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Atlantic City Day Nursery closed due to COVID-19, supporters worry about financial impact
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Atlantic City Day Nursery closed due to COVID-19, supporters worry about financial impact


The Atlantic City Day Nursery was founded by Sarah Leeds for the children of working mothers.

ATLANTIC CITY — The Atlantic City Day Nursery has been a staple in the city for 114 years, but supporters are worried COVID-19 might have devastating financial effects.

“We’ve never been closed for this long,” said Monica Giampa, co-president of the board of directors. “Uncertainty is the hardest part.”

The facility operates on tuition payments and community fundraising, said board member Christine D’Alessandro.

Due to social distancing guidelines intended to curb the spread of the new coronavirus, the facility closed March 16. It can no longer collect tuition and had to cancel its most lucrative fundraiser — its spring Fashion Show.

“We do not receive federal funding … and our success has been solely built on our relationships with friends and organizations in the greater Atlantic City area,” D’Alessandro said.

The facility’s only other closings were brief and weather-related, like in 2012 after Superstorm Sandy caused road closings, said the organization’s historian, Brooke Connor.

The Atlantic City Day Nursery, established in 1906 by Sara Leeds, of the region’s famous Leeds family, is on North Boston Avenue. The facility serves about 50 families, about 90% of whom qualify for federal assistance. Many use state-subsidized funding called Childcare Network to pay for tuition.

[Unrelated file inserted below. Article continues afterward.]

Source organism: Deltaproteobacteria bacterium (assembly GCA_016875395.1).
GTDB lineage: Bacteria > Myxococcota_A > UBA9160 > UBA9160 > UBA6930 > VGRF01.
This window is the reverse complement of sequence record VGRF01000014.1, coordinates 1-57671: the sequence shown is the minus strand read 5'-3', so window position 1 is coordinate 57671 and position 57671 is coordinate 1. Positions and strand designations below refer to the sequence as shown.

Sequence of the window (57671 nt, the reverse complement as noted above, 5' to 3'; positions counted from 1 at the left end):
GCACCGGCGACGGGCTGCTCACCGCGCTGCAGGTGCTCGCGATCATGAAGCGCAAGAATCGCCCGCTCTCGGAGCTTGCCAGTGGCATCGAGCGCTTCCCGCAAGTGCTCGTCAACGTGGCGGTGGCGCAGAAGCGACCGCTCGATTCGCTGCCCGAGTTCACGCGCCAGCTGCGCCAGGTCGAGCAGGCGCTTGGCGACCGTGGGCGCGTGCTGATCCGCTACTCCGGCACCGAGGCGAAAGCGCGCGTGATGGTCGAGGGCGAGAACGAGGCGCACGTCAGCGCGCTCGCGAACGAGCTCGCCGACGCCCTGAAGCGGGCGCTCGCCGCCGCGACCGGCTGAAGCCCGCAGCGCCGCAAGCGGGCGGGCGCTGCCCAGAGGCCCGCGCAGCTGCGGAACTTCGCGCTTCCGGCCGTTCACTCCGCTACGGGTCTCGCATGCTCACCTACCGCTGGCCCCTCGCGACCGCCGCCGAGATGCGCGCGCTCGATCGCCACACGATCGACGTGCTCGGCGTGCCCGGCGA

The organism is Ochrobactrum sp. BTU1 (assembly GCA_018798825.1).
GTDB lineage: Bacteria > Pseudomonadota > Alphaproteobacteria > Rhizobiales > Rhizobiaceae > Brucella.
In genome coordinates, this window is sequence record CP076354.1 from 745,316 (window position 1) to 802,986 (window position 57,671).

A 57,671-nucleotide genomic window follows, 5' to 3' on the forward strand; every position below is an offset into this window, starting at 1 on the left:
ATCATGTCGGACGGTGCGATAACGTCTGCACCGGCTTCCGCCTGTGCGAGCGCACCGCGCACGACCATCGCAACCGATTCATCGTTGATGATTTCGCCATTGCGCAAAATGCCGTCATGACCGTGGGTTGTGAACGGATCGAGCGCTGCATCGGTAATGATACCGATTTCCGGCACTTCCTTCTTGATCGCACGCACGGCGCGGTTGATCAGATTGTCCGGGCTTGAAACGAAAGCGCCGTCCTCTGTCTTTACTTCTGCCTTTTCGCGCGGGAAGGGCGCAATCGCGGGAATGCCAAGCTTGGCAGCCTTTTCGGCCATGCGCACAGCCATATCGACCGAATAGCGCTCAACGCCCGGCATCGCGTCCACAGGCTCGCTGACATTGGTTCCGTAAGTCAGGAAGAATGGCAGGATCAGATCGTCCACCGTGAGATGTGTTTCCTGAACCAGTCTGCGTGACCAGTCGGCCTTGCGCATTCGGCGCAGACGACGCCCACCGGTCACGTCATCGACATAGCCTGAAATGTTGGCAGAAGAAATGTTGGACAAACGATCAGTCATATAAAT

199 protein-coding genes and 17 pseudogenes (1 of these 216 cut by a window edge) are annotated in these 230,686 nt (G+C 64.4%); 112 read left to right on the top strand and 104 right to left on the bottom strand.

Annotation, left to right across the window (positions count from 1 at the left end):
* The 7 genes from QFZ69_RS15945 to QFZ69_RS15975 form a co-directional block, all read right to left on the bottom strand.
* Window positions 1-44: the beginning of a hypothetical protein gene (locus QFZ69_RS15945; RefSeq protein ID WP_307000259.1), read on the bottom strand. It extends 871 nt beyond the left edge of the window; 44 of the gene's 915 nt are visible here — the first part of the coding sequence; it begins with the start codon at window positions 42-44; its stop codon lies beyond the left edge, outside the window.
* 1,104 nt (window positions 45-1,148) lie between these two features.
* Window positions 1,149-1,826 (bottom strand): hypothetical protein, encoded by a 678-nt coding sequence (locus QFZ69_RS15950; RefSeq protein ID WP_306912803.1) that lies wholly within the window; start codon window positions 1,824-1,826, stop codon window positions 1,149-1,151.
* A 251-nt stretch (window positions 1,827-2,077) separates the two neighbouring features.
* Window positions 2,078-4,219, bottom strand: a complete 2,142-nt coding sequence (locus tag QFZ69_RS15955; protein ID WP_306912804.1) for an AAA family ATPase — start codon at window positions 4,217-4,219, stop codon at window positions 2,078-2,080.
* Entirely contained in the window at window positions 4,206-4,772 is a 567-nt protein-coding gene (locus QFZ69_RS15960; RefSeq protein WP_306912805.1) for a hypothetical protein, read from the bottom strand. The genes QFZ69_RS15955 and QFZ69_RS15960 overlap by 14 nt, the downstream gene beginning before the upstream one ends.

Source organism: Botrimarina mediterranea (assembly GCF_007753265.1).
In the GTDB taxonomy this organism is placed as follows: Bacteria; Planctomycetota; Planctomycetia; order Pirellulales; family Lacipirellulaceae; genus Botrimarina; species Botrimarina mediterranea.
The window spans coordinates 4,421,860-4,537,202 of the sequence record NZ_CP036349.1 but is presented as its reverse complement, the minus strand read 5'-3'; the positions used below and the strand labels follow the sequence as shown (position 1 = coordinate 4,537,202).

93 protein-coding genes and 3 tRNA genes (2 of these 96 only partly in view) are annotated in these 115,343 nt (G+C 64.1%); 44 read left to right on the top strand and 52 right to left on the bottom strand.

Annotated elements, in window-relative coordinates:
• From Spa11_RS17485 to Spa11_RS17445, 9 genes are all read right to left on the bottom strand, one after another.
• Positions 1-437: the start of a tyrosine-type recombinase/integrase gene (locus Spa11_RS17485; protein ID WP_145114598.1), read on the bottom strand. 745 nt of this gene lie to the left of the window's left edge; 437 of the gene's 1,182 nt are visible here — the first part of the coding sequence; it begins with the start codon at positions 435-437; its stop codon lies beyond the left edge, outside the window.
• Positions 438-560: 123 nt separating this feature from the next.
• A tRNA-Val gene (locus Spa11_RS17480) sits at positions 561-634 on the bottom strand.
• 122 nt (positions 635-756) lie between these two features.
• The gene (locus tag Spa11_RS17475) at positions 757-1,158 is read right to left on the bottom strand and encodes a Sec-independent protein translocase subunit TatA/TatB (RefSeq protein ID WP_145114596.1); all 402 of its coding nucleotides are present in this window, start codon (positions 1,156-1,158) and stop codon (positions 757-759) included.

Although Gov. Phil Murphy ordered in late March that all child care facilities except those serving children of essential personnel close by April 1, Giampa said the board believed it was in the best interest of its families to close in Mid-March. She said the decision was difficult.

“We were obviously concerned as the pandemic was escalating, not only nationwide, but in our area,” she said.

Giampa said the loss of the spring fundraiser compounds the board’s concerns.

“We obviously are not charging families during this time. We have no income at this time, and our only income would be our fundraising efforts, which have also been halted,” she said.

Still, the nursery is hopeful it will return.

“Every avenue, every stone will be turned to figure out how we can open our doors again,” Giampa said. “We have to be able to open, it’s too important.”

To support its families during the closing, the board collected donations of nonperishable food and household items, which were distributed to those who returned March 16 to pick up any items that were left behind the week before.

Board of Directors Co-President Mary Beth Snow said the remainder will be distributed upon the nursery’s reopening.

She said they are also using social media to stay connected with families and to post videos and lessons.

Snow said she wants families to know “it’s just a bump in the road” for the long-standing establishment.

“We’re going to be here for them when this is over. No matter what we have to do to keep the school going, we’re going to do,” she said. “We’ve been around a long time, and we’re going to get through it.”

UPDATED: Restaurants closed and other event, closing information due to COVID-19

Contact: 609-272-7251

Twitter @clairelowe

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Staff Writer

I began covering South Jersey in 2008 after graduating from Rowan University with a degree in journalism. I joined The Press in 2015. In 2013, I was awarded a NJPA award for feature writing as a reporter for The Current of Hamilton Township.

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